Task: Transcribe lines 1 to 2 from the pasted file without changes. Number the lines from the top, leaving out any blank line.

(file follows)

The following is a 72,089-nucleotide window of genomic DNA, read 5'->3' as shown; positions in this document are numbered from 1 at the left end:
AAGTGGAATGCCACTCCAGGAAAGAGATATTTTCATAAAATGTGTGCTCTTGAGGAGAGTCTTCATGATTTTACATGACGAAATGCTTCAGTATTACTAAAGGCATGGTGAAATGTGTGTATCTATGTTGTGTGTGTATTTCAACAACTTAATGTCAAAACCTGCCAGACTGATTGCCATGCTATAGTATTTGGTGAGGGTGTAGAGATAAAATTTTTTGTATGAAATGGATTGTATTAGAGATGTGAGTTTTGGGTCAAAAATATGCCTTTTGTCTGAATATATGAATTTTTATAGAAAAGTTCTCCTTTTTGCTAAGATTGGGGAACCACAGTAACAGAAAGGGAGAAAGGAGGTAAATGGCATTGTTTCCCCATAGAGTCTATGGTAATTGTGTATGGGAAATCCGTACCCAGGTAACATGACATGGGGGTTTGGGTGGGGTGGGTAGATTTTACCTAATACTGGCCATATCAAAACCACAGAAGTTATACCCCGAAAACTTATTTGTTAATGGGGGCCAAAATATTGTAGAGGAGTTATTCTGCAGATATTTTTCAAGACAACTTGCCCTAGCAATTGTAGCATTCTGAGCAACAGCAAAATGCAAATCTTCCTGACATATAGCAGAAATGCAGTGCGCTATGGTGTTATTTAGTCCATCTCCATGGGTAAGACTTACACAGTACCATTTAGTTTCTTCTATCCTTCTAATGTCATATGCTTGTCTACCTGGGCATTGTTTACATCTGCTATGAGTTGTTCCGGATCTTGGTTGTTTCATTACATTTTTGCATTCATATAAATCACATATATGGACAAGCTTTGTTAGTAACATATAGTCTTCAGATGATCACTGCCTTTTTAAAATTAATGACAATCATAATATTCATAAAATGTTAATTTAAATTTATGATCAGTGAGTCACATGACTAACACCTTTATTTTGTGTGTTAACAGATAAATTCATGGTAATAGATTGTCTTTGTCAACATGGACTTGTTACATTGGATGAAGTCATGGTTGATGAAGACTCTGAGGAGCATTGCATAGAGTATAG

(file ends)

The following is a 72,089-nucleotide window of genomic DNA, read 5'->3' as shown; positions in this document are numbered from 1 at the left end:
AAGTGGAATGCCACTCCAGGAAAGAGATATTTTCATAAAATGTGTGCTCTTGAGGAGAGTCTTCATGATTTTACATGACGAAATGCTTCAGTATTACTAAAGGCATGGTGAAATGTGTGTATCTATGTTGTGTGTGTATTTCAACAACTTAATGTCAAAACCTGCCAGACTGATTGCCATGCTATAGTATTTGGTGAGGGTGTAGAGATAAAATTTTTTGTATGAAATGGATTGTATTAGAGATGTGAGTTTTGGGTCAAAAATATGCCTTTTGTCTGAATATATGAATTTTTATAGAAAAGTTCTCCTTTTTGCTAAGATTGGGGAACCACAGTAACAGAAAGGGAGAAAGGAGGTAAATGGCATTGTTTCCCCATAGAGTCTATGGTAATTGTGTATGGGAAATCCGTACCCAGGTAACATGACATGGGGGTTTGGGTGGGGTGGGTAGATTTTACCTAATACTGGCCATATCAAAACCACAGAAGTTATACCCCGAAAACTTATTTGTTAATGGGGGCCAAAATATTGTAGAGGAGTTATTCTGCAGATATTTTTCAAGACAACTTGCCCTAGCAATTGTAGCATTCTGAGCAACAGCAAAATGCAAATCTTCCTGACATATAGCAGAAATGCAGTGCGCTATGGTGTTATTTAGTCCATCTCCATGGGTAAGACTTACACAGTACCATTTAGTTTCTTCTATCCTTCTAATGTCATATGCTTGTCTACCTGGGCATTGTTTACATCTGCTATGAGTTGTTCCGGATCTTGGTTGTTTCATTACATTTTTGCATTCATATAAATCACATATATGGACAAGCTTTGTTAGTAACATATAGTCTTCAGATGATCACTGCCTTTTTAAAATTAATGACAATCATAATATTCATAAAATGTTAATTTAAATTTATGATCAGTGAGTCACATGACTAACACCTTTATTTTGTGTGTTAACAGATAAATTCATGGTAATAGATTGTCTTTGTCAACATGGACTTGTTACATTGGATGAAGTCATGGTTGATGAAGACTCTGAGGAGCATTGCATAGAGTATAG